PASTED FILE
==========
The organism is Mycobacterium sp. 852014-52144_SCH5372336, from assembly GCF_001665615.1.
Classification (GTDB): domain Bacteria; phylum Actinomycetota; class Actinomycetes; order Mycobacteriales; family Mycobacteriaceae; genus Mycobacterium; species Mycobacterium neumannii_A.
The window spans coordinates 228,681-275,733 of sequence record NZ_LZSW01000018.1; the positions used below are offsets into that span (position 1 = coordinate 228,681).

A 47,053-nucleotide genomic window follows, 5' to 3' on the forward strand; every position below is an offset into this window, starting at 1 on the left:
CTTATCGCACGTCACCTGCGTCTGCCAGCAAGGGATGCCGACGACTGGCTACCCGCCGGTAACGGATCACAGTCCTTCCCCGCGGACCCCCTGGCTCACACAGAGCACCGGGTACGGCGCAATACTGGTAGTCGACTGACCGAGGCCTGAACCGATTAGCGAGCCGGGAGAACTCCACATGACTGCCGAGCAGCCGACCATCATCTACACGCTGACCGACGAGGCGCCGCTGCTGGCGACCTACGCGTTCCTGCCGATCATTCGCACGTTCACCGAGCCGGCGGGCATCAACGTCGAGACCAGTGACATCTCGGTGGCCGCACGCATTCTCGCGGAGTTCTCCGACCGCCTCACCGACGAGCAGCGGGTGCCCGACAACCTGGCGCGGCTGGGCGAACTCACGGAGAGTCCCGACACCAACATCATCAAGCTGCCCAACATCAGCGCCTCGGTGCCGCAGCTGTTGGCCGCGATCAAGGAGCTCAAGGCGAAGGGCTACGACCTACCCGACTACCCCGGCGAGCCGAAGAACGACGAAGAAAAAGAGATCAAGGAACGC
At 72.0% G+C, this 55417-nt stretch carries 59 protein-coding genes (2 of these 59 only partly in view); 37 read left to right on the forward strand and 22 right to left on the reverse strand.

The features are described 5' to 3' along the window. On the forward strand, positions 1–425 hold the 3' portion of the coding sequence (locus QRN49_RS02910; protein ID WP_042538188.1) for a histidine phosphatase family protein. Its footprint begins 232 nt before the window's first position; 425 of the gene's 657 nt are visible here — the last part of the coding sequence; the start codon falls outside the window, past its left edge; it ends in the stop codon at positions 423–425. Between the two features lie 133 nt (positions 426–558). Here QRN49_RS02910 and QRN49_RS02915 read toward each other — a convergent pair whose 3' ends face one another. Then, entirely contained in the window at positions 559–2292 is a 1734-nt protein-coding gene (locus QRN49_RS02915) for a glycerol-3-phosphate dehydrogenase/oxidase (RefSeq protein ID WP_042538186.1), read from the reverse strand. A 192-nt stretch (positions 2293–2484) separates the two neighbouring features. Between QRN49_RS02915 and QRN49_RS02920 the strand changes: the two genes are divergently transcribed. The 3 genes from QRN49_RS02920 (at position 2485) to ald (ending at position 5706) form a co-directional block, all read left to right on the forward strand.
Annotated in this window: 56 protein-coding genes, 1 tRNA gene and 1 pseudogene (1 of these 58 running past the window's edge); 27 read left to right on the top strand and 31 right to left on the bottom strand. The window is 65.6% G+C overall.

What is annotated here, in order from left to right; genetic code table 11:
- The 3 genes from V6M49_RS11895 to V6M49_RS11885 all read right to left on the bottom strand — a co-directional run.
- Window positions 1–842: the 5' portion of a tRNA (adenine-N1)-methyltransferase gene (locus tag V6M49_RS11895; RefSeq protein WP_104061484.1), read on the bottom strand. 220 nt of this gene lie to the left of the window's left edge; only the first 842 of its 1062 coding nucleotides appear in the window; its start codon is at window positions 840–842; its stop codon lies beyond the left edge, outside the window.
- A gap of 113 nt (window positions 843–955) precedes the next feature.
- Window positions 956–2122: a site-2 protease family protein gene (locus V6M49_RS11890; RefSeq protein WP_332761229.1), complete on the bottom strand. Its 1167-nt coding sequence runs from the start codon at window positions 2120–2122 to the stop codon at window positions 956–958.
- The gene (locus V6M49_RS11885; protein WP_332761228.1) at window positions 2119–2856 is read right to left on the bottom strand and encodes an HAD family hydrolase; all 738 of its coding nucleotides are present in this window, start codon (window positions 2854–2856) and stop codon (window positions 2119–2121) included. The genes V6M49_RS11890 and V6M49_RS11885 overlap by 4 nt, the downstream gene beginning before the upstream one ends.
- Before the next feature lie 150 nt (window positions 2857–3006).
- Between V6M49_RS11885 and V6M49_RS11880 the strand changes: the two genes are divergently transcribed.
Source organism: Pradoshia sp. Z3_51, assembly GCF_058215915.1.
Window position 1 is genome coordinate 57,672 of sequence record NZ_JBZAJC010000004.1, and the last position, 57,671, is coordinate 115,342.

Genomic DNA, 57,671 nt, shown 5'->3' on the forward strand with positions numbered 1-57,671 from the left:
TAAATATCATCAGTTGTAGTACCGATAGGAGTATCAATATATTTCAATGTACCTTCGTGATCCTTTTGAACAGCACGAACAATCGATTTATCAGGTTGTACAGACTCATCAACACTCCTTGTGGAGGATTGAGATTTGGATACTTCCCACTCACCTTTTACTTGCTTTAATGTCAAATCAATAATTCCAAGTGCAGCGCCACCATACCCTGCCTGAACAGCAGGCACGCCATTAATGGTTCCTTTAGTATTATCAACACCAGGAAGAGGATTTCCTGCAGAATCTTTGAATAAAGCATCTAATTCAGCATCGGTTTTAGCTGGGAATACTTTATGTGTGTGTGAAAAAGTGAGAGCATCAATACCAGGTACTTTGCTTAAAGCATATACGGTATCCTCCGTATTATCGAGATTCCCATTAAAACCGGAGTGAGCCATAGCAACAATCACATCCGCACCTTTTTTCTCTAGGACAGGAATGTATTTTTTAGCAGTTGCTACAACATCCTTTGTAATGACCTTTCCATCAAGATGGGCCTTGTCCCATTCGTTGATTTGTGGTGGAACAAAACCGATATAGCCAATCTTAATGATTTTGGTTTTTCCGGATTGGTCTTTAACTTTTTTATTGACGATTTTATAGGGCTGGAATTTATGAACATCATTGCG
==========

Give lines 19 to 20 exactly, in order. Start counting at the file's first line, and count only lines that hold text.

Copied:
Genomic DNA, 57,671 nt, shown 5'->3' on the forward strand with positions numbered 1-57,671 from the left:
TAAATATCATCAGTTGTAGTACCGATAGGAGTATCAATATATTTCAATGTACCTTCGTGATCCTTTTGAACAGCACGAACAATCGATTTATCAGGTTGTACAGACTCATCAACACTCCTTGTGGAGGATTGAGATTTGGATACTTCCCACTCACCTTTTACTTGCTTTAATGTCAAATCAATAATTCCAAGTGCAGCGCCACCATACCCTGCCTGAACAGCAGGCACGCCATTAATGGTTCCTTTAGTATTATCAACACCAGGAAGAGGATTTCCTGCAGAATCTTTGAATAAAGCATCTAATTCAGCATCGGTTTTAGCTGGGAATACTTTATGTGTGTGTGAAAAAGTGAGAGCATCAATACCAGGTACTTTGCTTAAAGCATATACGGTATCCTCCGTATTATCGAGATTCCCATTAAAACCGGAGTGAGCCATAGCAACAATCACATCCGCACCTTTTTTCTCTAGGACAGGAATGTATTTTTTAGCAGTTGCTACAACATCCTTTGTAATGACCTTTCCATCAAGATGGGCCTTGTCCCATTCGTTGATTTGTGGTGGAACAAAACCGATATAGCCAATCTTAATGATTTTGGTTTTTCCGGATTGGTCTTTAACTTTTTTATTGACGATTTTATAGGGCTGGAATTTATGAACATCATTGCG